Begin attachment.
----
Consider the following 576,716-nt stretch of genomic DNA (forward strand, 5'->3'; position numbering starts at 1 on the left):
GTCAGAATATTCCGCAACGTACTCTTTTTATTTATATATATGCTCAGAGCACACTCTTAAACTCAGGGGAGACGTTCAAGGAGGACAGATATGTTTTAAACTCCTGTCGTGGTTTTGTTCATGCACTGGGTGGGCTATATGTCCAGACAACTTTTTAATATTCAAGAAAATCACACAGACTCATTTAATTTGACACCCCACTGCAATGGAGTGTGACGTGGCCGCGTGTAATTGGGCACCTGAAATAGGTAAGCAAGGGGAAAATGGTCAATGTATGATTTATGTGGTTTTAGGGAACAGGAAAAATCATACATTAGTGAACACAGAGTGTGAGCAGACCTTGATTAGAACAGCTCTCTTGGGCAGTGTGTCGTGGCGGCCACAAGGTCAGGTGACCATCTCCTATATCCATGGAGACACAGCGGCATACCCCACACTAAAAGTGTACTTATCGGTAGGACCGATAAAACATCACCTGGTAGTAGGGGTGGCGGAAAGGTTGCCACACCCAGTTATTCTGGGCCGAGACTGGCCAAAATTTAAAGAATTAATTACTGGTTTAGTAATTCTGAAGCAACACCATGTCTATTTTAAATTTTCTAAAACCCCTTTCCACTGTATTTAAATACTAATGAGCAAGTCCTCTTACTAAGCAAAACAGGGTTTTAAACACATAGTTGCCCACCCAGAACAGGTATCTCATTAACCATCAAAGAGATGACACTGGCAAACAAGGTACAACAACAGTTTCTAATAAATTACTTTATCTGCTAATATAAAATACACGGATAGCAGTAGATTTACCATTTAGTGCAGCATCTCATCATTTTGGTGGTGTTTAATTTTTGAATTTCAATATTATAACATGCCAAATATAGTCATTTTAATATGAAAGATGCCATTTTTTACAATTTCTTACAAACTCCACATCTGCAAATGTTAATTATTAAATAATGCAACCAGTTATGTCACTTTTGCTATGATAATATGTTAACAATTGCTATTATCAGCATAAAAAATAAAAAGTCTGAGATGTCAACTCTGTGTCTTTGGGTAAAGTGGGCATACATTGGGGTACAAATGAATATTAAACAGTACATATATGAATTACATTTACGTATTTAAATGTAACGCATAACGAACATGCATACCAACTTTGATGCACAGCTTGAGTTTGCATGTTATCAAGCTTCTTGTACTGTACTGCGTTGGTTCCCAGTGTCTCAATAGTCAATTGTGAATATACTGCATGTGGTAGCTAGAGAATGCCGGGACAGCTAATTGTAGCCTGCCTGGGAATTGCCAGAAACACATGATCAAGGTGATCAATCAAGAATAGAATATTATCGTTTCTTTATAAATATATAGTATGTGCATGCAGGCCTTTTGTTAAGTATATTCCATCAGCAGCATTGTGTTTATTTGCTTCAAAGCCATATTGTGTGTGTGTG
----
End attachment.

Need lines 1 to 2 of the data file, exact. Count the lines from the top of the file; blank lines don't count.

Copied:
Consider the following 576,716-nt stretch of genomic DNA (forward strand, 5'->3'; position numbering starts at 1 on the left):
GTCAGAATATTCCGCAACGTACTCTTTTTATTTATATATATGCTCAGAGCACACTCTTAAACTCAGGGGAGACGTTCAAGGAGGACAGATATGTTTTAAACTCCTGTCGTGGTTTTGTTCATGCACTGGGTGGGCTATATGTCCAGACAACTTTTTAATATTCAAGAAAATCACACAGACTCATTTAATTTGACACCCCACTGCAATGGAGTGTGACGTGGCCGCGTGTAATTGGGCACCTGAAATAGGTAAGCAAGGGGAAAATGGTCAATGTATGATTTATGTGGTTTTAGGGAACAGGAAAAATCATACATTAGTGAACACAGAGTGTGAGCAGACCTTGATTAGAACAGCTCTCTTGGGCAGTGTGTCGTGGCGGCCACAAGGTCAGGTGACCATCTCCTATATCCATGGAGACACAGCGGCATACCCCACACTAAAAGTGTACTTATCGGTAGGACCGATAAAACATCACCTGGTAGTAGGGGTGGCGGAAAGGTTGCCACACCCAGTTATTCTGGGCCGAGACTGGCCAAAATTTAAAGAATTAATTACTGGTTTAGTAATTCTGAAGCAACACCATGTCTATTTTAAATTTTCTAAAACCCCTTTCCACTGTATTTAAATACTAATGAGCAAGTCCTCTTACTAAGCAAAACAGGGTTTTAAACACATAGTTGCCCACCCAGAACAGGTATCTCATTAACCATCAAAGAGATGACACTGGCAAACAAGGTACAACAACAGTTTCTAATAAATTACTTTATCTGCTAATATAAAATACACGGATAGCAGTAGATTTACCATTTAGTGCAGCATCTCATCATTTTGGTGGTGTTTAATTTTTGAATTTCAATATTATAACATGCCAAATATAGTCATTTTAATATGAAAGATGCCATTTTTTACAATTTCTTACAAACTCCACATCTGCAAATGTTAATTATTAAATAATGCAACCAGTTATGTCACTTTTGCTATGATAATATGTTAACAATTGCTATTATCAGCATAAAAAATAAAAAGTCTGAGATGTCAACTCTGTGTCTTTGGGTAAAGTGGGCATACATTGGGGTACAAATGAATATTAAACAGTACATATATGAATTACATTTACGTATTTAAATGTAACGCATAACGAACATGCATACCAACTTTGATGCACAGCTTGAGTTTGCATGTTATCAAGCTTCTTGTACTGTACTGCGTTGGTTCCCAGTGTCTCAATAGTCAATTGTGAATATACTGCATGTGGTAGCTAGAGAATGCCGGGACAGCTAATTGTAGCCTGCCTGGGAATTGCCAGAAACACATGATCAAGGTGATCAATCAAGAATAGAATATTATCGTTTCTTTATAAATATATAGTATGTGCATGCAGGCCTTTTGTTAAGTATATTCCATCAGCAGCATTGTGTTTATTTGCTTCAAAGCCATATTGTGTGTGTGTG